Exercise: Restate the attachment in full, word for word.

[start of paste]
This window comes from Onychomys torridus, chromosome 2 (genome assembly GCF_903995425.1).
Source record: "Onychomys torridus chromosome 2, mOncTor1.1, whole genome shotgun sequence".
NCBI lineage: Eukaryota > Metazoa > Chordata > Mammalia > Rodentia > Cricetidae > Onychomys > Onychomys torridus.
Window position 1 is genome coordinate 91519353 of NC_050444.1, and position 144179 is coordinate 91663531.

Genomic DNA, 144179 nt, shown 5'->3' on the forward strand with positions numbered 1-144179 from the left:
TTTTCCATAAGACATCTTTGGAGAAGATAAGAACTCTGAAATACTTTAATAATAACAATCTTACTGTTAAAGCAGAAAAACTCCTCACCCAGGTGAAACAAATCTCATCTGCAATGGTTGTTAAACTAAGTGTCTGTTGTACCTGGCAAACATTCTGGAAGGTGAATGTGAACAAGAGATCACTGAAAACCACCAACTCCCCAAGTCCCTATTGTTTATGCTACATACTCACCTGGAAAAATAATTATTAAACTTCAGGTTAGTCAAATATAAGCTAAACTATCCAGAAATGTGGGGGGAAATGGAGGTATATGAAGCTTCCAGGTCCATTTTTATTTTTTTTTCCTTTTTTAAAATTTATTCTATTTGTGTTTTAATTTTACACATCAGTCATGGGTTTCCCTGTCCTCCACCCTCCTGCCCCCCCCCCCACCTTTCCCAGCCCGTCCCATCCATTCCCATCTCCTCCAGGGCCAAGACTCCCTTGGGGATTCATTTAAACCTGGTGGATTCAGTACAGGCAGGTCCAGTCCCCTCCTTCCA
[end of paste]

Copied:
This window comes from Onychomys torridus, chromosome 2 (genome assembly GCF_903995425.1).
Source record: "Onychomys torridus chromosome 2, mOncTor1.1, whole genome shotgun sequence".
NCBI lineage: Eukaryota > Metazoa > Chordata > Mammalia > Rodentia > Cricetidae > Onychomys > Onychomys torridus.
Window position 1 is genome coordinate 91519353 of NC_050444.1, and position 144179 is coordinate 91663531.

Genomic DNA, 144179 nt, shown 5'->3' on the forward strand with positions numbered 1-144179 from the left:
TTTTCCATAAGACATCTTTGGAGAAGATAAGAACTCTGAAATACTTTAATAATAACAATCTTACTGTTAAAGCAGAAAAACTCCTCACCCAGGTGAAACAAATCTCATCTGCAATGGTTGTTAAACTAAGTGTCTGTTGTACCTGGCAAACATTCTGGAAGGTGAATGTGAACAAGAGATCACTGAAAACCACCAACTCCCCAAGTCCCTATTGTTTATGCTACATACTCACCTGGAAAAATAATTATTAAACTTCAGGTTAGTCAAATATAAGCTAAACTATCCAGAAATGTGGGGGGAAATGGAGGTATATGAAGCTTCCAGGTCCATTTTTATTTTTTTTTCCTTTTTTAAAATTTATTCTATTTGTGTTTTAATTTTACACATCAGTCATGGGTTTCCCTGTCCTCCACCCTCCTGCCCCCCCCCCCACCTTTCCCAGCCCGTCCCATCCATTCCCATCTCCTCCAGGGCCAAGACTCCCTTGGGGATTCATTTAAACCTGGTGGATTCAGTACAGGCAGGTCCAGTCCCCTCCTTCCA